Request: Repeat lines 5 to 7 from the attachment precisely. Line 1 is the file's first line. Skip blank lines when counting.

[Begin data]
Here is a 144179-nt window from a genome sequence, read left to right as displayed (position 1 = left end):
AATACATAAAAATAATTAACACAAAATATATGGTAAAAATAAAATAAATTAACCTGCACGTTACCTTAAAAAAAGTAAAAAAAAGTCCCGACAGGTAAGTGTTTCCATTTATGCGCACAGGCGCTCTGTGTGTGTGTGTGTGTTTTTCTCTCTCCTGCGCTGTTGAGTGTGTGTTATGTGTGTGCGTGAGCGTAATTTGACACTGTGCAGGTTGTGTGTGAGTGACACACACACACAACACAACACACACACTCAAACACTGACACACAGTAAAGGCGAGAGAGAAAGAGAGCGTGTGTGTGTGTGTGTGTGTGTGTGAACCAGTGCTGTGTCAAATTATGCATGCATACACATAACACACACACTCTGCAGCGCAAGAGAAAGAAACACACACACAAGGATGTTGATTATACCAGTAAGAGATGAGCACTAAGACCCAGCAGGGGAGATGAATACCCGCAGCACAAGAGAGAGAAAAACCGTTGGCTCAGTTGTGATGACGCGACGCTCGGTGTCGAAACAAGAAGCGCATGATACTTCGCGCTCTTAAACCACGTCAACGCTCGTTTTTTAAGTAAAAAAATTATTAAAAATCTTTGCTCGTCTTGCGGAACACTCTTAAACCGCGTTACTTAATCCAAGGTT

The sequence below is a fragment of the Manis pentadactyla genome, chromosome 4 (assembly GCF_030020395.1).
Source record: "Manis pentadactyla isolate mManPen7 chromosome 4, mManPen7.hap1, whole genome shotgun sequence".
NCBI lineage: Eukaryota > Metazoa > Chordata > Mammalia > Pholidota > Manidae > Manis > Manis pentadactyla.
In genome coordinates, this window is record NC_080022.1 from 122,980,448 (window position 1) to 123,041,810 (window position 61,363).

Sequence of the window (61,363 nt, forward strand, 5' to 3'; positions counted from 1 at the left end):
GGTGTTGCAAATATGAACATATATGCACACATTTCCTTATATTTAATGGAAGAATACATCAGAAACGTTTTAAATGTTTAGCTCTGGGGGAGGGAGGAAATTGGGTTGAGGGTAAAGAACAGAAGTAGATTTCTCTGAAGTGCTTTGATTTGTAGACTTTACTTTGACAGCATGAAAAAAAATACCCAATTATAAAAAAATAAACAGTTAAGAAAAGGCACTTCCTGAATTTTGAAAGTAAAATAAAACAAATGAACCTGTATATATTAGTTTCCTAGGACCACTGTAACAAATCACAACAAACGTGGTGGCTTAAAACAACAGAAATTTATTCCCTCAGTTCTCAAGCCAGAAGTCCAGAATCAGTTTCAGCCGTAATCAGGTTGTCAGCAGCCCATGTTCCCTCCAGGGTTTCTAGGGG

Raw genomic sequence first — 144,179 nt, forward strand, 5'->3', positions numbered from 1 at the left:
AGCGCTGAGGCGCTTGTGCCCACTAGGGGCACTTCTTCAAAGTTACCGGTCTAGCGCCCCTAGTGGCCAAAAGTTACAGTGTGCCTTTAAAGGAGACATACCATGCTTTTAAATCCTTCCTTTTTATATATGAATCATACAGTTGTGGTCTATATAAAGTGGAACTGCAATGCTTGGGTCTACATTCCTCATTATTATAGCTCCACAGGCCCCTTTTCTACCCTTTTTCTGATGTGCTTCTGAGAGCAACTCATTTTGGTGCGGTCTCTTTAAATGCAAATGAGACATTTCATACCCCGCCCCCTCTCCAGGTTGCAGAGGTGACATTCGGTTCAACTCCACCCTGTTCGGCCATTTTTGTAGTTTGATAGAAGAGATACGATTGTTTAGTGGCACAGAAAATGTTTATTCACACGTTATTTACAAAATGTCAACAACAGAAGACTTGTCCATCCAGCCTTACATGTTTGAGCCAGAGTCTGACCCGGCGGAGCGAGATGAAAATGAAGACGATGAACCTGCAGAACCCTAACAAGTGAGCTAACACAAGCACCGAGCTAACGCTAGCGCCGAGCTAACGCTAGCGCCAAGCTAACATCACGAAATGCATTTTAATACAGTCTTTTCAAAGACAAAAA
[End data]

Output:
NCBI lineage: Eukaryota > Metazoa > Chordata > Mammalia > Pholidota > Manidae > Manis > Manis pentadactyla.
In genome coordinates, this window is record NC_080022.1 from 122,980,448 (window position 1) to 123,041,810 (window position 61,363).

Sequence of the window (61,363 nt, forward strand, 5' to 3'; positions counted from 1 at the left end):